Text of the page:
And I can’t say it’s not beautiful.  But the beauty I find in Spanish comes from the poetry, from the writers who have taken the language and placed it in a form that speaks more to my heart, something fluid and metaphorical and much more like the phrasing that speaks to me in English.

I guess what I’m trying to say is that I wish I loved Spanish more.  I wish I loved it so much that all I wanted was to throw myself into its consonants and vowels, to master its fricatives and its nasals, its indirect complements, its prepositions and its vernaculars and its variants.  I wish I loved it so much that I would fall in love with one of its native speakers and want nothing more to be appropriated into its culture and the exclusivity that comes with having an accent so good you are mistaken for being from ________.

Basically, I wish I could replicate my love for Portuguese in Spanish.  Because I have this close, personal, heart-wrenching relationship with a língua lusófona.  I grew up hearing it, I grew up listening to its rich nasals and lilting cadence used in jest, in the expression of beauty, in the ugliness of anger, in the technical terms of survival skills and the odd specificity of dance and the human body.  I fell for its speakers, and I was accepted by them.

This time in Spain has been hard only because of the language.  And when I write that it makes me laugh.  “Only because of the language.”  Only because it’s been almost three months since I said anything with correct grammar.  Only because I haven’t been able to express a truly intelligent concept or ask a truly specific question since last semester at my home university.  I’ve just been scraping by using the few, essential words at my disposal.  Language is, after all, only just the way we communicate with each other.  No big deal.

Perhaps language is not the only way of communicating.  But it’s a big part of it.  And I am missing most of the pieces that make me the me that I am in English, and Portuguese.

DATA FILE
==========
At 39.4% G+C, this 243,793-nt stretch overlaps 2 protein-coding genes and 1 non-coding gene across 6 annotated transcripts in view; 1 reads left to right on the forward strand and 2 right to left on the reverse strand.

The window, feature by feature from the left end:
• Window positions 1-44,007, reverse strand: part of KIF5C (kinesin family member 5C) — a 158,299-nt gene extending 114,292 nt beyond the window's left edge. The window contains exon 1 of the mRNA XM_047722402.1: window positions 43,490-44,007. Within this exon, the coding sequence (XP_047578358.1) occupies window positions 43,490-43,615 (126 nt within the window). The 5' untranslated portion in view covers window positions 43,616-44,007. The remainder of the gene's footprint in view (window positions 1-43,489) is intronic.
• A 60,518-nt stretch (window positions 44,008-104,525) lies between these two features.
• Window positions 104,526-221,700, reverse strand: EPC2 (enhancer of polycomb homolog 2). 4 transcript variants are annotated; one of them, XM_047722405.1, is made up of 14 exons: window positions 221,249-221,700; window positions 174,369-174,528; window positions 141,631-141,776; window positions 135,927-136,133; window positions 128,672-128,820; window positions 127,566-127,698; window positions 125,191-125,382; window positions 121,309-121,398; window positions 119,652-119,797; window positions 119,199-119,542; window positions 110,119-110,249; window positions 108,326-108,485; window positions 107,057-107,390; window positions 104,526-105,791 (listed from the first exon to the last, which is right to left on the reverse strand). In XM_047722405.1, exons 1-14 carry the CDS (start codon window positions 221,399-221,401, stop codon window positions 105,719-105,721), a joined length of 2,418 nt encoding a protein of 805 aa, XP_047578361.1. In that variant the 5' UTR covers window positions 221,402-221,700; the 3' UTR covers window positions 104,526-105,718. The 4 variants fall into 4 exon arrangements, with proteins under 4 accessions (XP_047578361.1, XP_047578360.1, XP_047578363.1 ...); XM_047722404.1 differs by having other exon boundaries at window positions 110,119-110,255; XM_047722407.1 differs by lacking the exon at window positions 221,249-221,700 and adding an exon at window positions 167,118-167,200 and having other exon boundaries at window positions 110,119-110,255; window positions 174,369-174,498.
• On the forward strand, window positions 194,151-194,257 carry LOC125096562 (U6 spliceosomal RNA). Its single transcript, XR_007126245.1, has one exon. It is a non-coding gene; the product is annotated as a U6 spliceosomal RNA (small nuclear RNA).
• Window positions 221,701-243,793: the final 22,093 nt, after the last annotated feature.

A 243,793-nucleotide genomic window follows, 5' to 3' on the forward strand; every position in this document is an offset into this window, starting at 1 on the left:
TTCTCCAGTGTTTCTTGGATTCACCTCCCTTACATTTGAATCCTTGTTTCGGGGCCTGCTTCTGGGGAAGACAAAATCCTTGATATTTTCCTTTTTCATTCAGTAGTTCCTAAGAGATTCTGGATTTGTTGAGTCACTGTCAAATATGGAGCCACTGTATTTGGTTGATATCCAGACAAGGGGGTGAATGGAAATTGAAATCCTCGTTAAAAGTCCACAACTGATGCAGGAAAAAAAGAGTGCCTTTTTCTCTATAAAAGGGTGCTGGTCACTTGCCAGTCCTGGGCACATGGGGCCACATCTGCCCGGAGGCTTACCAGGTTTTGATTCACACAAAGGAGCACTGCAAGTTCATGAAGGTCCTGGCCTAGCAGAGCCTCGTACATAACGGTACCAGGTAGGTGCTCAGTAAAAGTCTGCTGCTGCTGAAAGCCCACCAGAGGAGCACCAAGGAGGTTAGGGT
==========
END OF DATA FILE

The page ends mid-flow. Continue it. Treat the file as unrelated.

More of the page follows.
But I don’t want to give up!  Although I still commit errors in gender with almost every noun, although I falter and stutter and appear idiotic, although I have yet to complete an order in a restaurant with any kind of fluidity, I want to love Spanish.

We learned a beautiful word in Greek the other day.  Προσμενω.  Prosméno, it’s a verb, very poetic.  It means, for lack of an equivalent in English, “to wait for something or someone that doesn’t come, continuously, for a long time.”  And this word somehow erased all of the frustration I had been feeling, all of the resentment towards Greek’s noun cases and verb conjugations and formations of its aorist and the need to place numbers and days of the week in the accusative.  All of that gone, poof, with one single word.

Προσμενω reminded me why I study languages, why I chose to walk down this path at all.  Each language has its own way of looking at the world, and as we learn the vocabulary and immerse ourselves in this new form of expression, we diversify who we are.  My Linguistic major friend tells me that this is known as Linguistic Relativity Theory.  As we find the phrases we like and we use them over and over again, we define a new way of phrasing ourselves.  And we relate differently to the world around us.

And this knowledge gives me determination.  I want to keep amplifying myself as I learn these new tongues.  I want to hear and embody their inexplicable phrases, to feel the nonverbal concepts behind the most complex and nuanced words.  Although it’s hard and although I struggle and although I may never get it perfect, I will keep trying!